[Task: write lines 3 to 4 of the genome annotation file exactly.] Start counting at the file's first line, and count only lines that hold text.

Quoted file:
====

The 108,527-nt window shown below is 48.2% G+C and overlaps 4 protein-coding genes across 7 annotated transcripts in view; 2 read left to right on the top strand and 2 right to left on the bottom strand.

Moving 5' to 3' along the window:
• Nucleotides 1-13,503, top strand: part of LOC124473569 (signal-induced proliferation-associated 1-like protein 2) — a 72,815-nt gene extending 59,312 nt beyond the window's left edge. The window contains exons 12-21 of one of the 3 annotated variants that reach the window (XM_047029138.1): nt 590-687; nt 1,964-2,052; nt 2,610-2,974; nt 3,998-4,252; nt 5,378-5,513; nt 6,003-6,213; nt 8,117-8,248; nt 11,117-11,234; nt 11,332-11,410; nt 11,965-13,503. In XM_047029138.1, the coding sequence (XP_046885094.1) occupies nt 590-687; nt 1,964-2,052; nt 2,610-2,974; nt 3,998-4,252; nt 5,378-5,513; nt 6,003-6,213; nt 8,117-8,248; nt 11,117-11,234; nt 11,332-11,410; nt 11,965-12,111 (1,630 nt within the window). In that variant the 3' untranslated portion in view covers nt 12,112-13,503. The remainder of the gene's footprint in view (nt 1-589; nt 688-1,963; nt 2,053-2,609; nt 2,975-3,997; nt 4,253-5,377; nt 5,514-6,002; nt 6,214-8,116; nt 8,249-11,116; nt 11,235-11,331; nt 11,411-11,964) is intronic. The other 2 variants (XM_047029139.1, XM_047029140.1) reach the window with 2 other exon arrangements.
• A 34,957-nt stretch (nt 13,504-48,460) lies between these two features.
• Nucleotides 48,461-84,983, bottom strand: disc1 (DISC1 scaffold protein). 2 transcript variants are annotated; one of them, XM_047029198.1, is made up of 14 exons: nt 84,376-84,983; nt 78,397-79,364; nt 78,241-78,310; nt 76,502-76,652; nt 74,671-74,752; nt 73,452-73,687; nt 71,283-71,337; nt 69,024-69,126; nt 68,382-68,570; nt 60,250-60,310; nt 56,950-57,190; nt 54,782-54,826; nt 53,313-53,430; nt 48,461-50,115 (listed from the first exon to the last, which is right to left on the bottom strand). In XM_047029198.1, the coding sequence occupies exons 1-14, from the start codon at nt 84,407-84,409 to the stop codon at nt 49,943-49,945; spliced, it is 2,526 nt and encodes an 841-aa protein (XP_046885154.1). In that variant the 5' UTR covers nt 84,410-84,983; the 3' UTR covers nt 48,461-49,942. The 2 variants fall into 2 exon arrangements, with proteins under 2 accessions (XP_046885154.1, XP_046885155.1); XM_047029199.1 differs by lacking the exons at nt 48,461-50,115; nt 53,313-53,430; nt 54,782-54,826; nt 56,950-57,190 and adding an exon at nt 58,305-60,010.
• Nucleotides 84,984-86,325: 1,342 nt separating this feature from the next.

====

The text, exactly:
• Nucleotides 1-13,503, top strand: part of LOC124473569 (signal-induced proliferation-associated 1-like protein 2) — a 72,815-nt gene extending 59,312 nt beyond the window's left edge. The window contains exons 12-21 of one of the 3 annotated variants that reach the window (XM_047029138.1): nt 590-687; nt 1,964-2,052; nt 2,610-2,974; nt 3,998-4,252; nt 5,378-5,513; nt 6,003-6,213; nt 8,117-8,248; nt 11,117-11,234; nt 11,332-11,410; nt 11,965-13,503. In XM_047029138.1, the coding sequence (XP_046885094.1) occupies nt 590-687; nt 1,964-2,052; nt 2,610-2,974; nt 3,998-4,252; nt 5,378-5,513; nt 6,003-6,213; nt 8,117-8,248; nt 11,117-11,234; nt 11,332-11,410; nt 11,965-12,111 (1,630 nt within the window). In that variant the 3' untranslated portion in view covers nt 12,112-13,503. The remainder of the gene's footprint in view (nt 1-589; nt 688-1,963; nt 2,053-2,609; nt 2,975-3,997; nt 4,253-5,377; nt 5,514-6,002; nt 6,214-8,116; nt 8,249-11,116; nt 11,235-11,331; nt 11,411-11,964) is intronic. The other 2 variants (XM_047029139.1, XM_047029140.1) reach the window with 2 other exon arrangements.
• A 34,957-nt stretch (nt 13,504-48,460) lies between these two features.